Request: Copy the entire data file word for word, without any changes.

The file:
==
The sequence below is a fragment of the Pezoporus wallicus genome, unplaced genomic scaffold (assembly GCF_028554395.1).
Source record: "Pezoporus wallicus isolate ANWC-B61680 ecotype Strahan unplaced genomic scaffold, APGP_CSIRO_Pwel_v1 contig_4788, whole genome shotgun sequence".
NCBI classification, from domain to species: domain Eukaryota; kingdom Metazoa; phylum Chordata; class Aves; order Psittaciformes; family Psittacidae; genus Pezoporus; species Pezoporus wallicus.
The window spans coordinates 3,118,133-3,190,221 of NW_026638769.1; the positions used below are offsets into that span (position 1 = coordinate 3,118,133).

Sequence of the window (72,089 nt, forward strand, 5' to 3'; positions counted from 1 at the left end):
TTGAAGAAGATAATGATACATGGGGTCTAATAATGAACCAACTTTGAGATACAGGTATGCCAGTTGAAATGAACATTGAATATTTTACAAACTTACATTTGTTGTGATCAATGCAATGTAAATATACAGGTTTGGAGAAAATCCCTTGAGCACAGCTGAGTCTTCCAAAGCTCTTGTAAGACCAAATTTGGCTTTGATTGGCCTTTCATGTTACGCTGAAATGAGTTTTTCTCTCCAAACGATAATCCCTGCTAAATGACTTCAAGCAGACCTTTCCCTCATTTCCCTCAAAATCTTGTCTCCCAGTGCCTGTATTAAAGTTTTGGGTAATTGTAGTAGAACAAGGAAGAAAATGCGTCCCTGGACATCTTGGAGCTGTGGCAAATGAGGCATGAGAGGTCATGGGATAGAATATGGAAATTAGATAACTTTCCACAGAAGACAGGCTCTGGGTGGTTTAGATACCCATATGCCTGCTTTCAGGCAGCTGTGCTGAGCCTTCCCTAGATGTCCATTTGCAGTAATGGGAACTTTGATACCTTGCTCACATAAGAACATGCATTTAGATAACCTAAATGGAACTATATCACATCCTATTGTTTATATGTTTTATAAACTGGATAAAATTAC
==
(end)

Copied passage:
The sequence below is a fragment of the Pezoporus wallicus genome, unplaced genomic scaffold (assembly GCF_028554395.1).
Source record: "Pezoporus wallicus isolate ANWC-B61680 ecotype Strahan unplaced genomic scaffold, APGP_CSIRO_Pwel_v1 contig_4788, whole genome shotgun sequence".
NCBI classification, from domain to species: domain Eukaryota; kingdom Metazoa; phylum Chordata; class Aves; order Psittaciformes; family Psittacidae; genus Pezoporus; species Pezoporus wallicus.
The window spans coordinates 3,118,133-3,190,221 of NW_026638769.1; the positions used below are offsets into that span (position 1 = coordinate 3,118,133).

Sequence of the window (72,089 nt, forward strand, 5' to 3'; positions counted from 1 at the left end):
TTGAAGAAGATAATGATACATGGGGTCTAATAATGAACCAACTTTGAGATACAGGTATGCCAGTTGAAATGAACATTGAATATTTTACAAACTTACATTTGTTGTGATCAATGCAATGTAAATATACAGGTTTGGAGAAAATCCCTTGAGCACAGCTGAGTCTTCCAAAGCTCTTGTAAGACCAAATTTGGCTTTGATTGGCCTTTCATGTTACGCTGAAATGAGTTTTTCTCTCCAAACGATAATCCCTGCTAAATGACTTCAAGCAGACCTTTCCCTCATTTCCCTCAAAATCTTGTCTCCCAGTGCCTGTATTAAAGTTTTGGGTAATTGTAGTAGAACAAGGAAGAAAATGCGTCCCTGGACATCTTGGAGCTGTGGCAAATGAGGCATGAGAGGTCATGGGATAGAATATGGAAATTAGATAACTTTCCACAGAAGACAGGCTCTGGGTGGTTTAGATACCCATATGCCTGCTTTCAGGCAGCTGTGCTGAGCCTTCCCTAGATGTCCATTTGCAGTAATGGGAACTTTGATACCTTGCTCACATAAGAACATGCATTTAGATAACCTAAATGGAACTATATCACATCCTATTGTTTATATGTTTTATAAACTGGATAAAATTAC